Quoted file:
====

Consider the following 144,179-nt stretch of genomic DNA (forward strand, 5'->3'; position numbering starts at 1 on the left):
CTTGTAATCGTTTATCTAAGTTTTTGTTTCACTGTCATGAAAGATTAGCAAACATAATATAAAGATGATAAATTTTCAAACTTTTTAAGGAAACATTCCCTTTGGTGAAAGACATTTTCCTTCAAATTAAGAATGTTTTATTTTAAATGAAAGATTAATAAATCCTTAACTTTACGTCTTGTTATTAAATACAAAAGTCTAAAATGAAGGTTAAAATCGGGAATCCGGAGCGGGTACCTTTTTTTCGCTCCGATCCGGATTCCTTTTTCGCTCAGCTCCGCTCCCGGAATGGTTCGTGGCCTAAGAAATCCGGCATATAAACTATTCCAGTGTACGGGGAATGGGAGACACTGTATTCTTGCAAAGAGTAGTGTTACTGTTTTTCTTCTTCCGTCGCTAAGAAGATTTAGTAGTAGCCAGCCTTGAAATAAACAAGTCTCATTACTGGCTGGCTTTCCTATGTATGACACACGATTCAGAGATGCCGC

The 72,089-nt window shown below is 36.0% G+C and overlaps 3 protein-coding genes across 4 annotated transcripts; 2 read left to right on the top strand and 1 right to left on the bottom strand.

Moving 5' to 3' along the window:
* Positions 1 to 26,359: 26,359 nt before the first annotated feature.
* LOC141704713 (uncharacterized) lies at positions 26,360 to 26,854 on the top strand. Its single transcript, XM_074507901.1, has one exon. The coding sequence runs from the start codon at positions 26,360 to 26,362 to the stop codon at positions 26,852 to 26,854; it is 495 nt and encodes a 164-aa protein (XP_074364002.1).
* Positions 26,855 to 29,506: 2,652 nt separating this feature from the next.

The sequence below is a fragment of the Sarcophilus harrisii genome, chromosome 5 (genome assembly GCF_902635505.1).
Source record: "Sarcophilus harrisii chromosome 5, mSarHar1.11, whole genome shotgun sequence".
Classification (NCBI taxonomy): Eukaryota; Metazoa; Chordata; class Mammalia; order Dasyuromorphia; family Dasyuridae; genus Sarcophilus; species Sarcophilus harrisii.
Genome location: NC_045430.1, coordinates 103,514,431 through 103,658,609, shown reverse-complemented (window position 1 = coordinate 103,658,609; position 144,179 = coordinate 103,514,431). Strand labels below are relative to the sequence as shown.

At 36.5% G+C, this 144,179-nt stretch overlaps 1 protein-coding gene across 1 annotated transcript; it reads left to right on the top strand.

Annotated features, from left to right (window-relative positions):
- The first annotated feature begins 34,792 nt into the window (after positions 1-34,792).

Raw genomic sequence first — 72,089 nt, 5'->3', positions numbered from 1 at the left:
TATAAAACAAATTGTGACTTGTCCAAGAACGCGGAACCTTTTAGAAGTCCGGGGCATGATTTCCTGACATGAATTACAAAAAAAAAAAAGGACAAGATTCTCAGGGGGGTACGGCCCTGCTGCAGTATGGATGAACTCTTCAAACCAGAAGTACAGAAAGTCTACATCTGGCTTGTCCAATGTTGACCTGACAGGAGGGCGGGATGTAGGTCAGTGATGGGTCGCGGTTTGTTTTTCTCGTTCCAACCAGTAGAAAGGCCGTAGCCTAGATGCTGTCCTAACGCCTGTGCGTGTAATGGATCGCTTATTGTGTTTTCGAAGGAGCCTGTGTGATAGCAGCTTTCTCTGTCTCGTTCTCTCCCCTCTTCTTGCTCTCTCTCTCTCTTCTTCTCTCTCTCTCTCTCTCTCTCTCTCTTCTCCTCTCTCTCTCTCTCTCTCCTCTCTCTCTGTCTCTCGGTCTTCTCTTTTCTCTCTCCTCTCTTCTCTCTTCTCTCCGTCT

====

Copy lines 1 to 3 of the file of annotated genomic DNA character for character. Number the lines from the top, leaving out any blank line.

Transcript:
Consider the following 144,179-nt stretch of genomic DNA (forward strand, 5'->3'; position numbering starts at 1 on the left):
CTTGTAATCGTTTATCTAAGTTTTTGTTTCACTGTCATGAAAGATTAGCAAACATAATATAAAGATGATAAATTTTCAAACTTTTTAAGGAAACATTCCCTTTGGTGAAAGACATTTTCCTTCAAATTAAGAATGTTTTATTTTAAATGAAAGATTAATAAATCCTTAACTTTACGTCTTGTTATTAAATACAAAAGTCTAAAATGAAGGTTAAAATCGGGAATCCGGAGCGGGTACCTTTTTTTCGCTCCGATCCGGATTCCTTTTTCGCTCAGCTCCGCTCCCGGAATGGTTCGTGGCCTAAGAAATCCGGCATATAAACTATTCCAGTGTACGGGGAATGGGAGACACTGTATTCTTGCAAAGAGTAGTGTTACTGTTTTTCTTCTTCCGTCGCTAAGAAGATTTAGTAGTAGCCAGCCTTGAAATAAACAAGTCTCATTACTGGCTGGCTTTCCTATGTATGACACACGATTCAGAGATGCCGC

The 72,089-nt window shown below is 36.0% G+C and overlaps 3 protein-coding genes across 4 annotated transcripts; 2 read left to right on the top strand and 1 right to left on the bottom strand.